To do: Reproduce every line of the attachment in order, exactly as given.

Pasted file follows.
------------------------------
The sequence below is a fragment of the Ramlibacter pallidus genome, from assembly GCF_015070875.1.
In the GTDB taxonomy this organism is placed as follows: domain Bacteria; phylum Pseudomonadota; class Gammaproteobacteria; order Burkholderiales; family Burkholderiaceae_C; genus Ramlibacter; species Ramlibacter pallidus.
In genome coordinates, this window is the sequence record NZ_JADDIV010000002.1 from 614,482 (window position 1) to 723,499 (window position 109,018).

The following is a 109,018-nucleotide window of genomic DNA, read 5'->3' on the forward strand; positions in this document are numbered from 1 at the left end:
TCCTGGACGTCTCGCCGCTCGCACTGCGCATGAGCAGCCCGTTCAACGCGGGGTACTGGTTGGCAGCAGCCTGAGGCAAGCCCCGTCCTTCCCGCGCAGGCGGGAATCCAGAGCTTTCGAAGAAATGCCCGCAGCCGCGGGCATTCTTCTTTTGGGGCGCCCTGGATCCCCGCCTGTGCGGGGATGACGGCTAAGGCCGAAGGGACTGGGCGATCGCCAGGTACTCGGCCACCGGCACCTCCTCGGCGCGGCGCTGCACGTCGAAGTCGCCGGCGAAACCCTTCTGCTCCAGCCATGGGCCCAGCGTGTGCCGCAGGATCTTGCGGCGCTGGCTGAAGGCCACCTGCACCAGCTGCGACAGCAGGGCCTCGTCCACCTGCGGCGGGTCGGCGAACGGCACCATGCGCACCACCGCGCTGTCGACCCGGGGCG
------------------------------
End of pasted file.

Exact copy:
The sequence below is a fragment of the Ramlibacter pallidus genome, from assembly GCF_015070875.1.
In the GTDB taxonomy this organism is placed as follows: domain Bacteria; phylum Pseudomonadota; class Gammaproteobacteria; order Burkholderiales; family Burkholderiaceae_C; genus Ramlibacter; species Ramlibacter pallidus.
In genome coordinates, this window is the sequence record NZ_JADDIV010000002.1 from 614,482 (window position 1) to 723,499 (window position 109,018).

The following is a 109,018-nucleotide window of genomic DNA, read 5'->3' on the forward strand; positions in this document are numbered from 1 at the left end:
TCCTGGACGTCTCGCCGCTCGCACTGCGCATGAGCAGCCCGTTCAACGCGGGGTACTGGTTGGCAGCAGCCTGAGGCAAGCCCCGTCCTTCCCGCGCAGGCGGGAATCCAGAGCTTTCGAAGAAATGCCCGCAGCCGCGGGCATTCTTCTTTTGGGGCGCCCTGGATCCCCGCCTGTGCGGGGATGACGGCTAAGGCCGAAGGGACTGGGCGATCGCCAGGTACTCGGCCACCGGCACCTCCTCGGCGCGGCGCTGCACGTCGAAGTCGCCGGCGAAACCCTTCTGCTCCAGCCATGGGCCCAGCGTGTGCCGCAGGATCTTGCGGCGCTGGCTGAAGGCCACCTGCACCAGCTGCGACAGCAGGGCCTCGTCCACCTGCGGCGGGTCGGCGAACGGCACCATGCGCACCACCGCGCTGTCGACCCGGGGCG